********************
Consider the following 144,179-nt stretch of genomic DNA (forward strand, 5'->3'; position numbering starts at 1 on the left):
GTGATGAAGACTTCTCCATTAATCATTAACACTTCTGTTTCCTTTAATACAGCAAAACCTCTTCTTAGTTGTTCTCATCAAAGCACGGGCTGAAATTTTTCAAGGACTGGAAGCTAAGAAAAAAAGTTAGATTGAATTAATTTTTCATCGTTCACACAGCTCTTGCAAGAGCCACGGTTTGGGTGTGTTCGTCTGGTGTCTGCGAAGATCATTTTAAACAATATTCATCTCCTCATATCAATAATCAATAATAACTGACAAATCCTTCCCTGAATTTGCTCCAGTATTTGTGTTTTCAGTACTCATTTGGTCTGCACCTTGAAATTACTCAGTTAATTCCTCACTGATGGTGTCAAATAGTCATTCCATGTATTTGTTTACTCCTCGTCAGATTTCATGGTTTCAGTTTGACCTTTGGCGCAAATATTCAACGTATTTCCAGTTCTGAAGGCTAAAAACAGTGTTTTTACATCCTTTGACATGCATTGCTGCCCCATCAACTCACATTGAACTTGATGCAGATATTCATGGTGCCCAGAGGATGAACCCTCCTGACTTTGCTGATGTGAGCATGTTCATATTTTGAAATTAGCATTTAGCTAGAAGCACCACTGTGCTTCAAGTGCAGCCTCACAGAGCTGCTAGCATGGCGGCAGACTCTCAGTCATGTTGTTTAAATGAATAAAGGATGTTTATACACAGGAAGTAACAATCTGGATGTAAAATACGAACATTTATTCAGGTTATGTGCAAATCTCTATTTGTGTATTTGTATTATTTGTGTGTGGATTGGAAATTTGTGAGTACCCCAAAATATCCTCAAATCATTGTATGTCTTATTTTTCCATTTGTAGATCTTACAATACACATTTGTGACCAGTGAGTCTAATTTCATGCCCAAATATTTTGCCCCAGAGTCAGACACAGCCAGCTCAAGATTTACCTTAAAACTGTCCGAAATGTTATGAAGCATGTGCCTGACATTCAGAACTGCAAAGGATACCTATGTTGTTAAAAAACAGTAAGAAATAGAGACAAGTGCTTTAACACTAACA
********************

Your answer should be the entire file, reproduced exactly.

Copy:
Consider the following 144,179-nt stretch of genomic DNA (forward strand, 5'->3'; position numbering starts at 1 on the left):
GTGATGAAGACTTCTCCATTAATCATTAACACTTCTGTTTCCTTTAATACAGCAAAACCTCTTCTTAGTTGTTCTCATCAAAGCACGGGCTGAAATTTTTCAAGGACTGGAAGCTAAGAAAAAAAGTTAGATTGAATTAATTTTTCATCGTTCACACAGCTCTTGCAAGAGCCACGGTTTGGGTGTGTTCGTCTGGTGTCTGCGAAGATCATTTTAAACAATATTCATCTCCTCATATCAATAATCAATAATAACTGACAAATCCTTCCCTGAATTTGCTCCAGTATTTGTGTTTTCAGTACTCATTTGGTCTGCACCTTGAAATTACTCAGTTAATTCCTCACTGATGGTGTCAAATAGTCATTCCATGTATTTGTTTACTCCTCGTCAGATTTCATGGTTTCAGTTTGACCTTTGGCGCAAATATTCAACGTATTTCCAGTTCTGAAGGCTAAAAACAGTGTTTTTACATCCTTTGACATGCATTGCTGCCCCATCAACTCACATTGAACTTGATGCAGATATTCATGGTGCCCAGAGGATGAACCCTCCTGACTTTGCTGATGTGAGCATGTTCATATTTTGAAATTAGCATTTAGCTAGAAGCACCACTGTGCTTCAAGTGCAGCCTCACAGAGCTGCTAGCATGGCGGCAGACTCTCAGTCATGTTGTTTAAATGAATAAAGGATGTTTATACACAGGAAGTAACAATCTGGATGTAAAATACGAACATTTATTCAGGTTATGTGCAAATCTCTATTTGTGTATTTGTATTATTTGTGTGTGGATTGGAAATTTGTGAGTACCCCAAAATATCCTCAAATCATTGTATGTCTTATTTTTCCATTTGTAGATCTTACAATACACATTTGTGACCAGTGAGTCTAATTTCATGCCCAAATATTTTGCCCCAGAGTCAGACACAGCCAGCTCAAGATTTACCTTAAAACTGTCCGAAATGTTATGAAGCATGTGCCTGACATTCAGAACTGCAAAGGATACCTATGTTGTTAAAAAACAGTAAGAAATAGAGACAAGTGCTTTAACACTAACA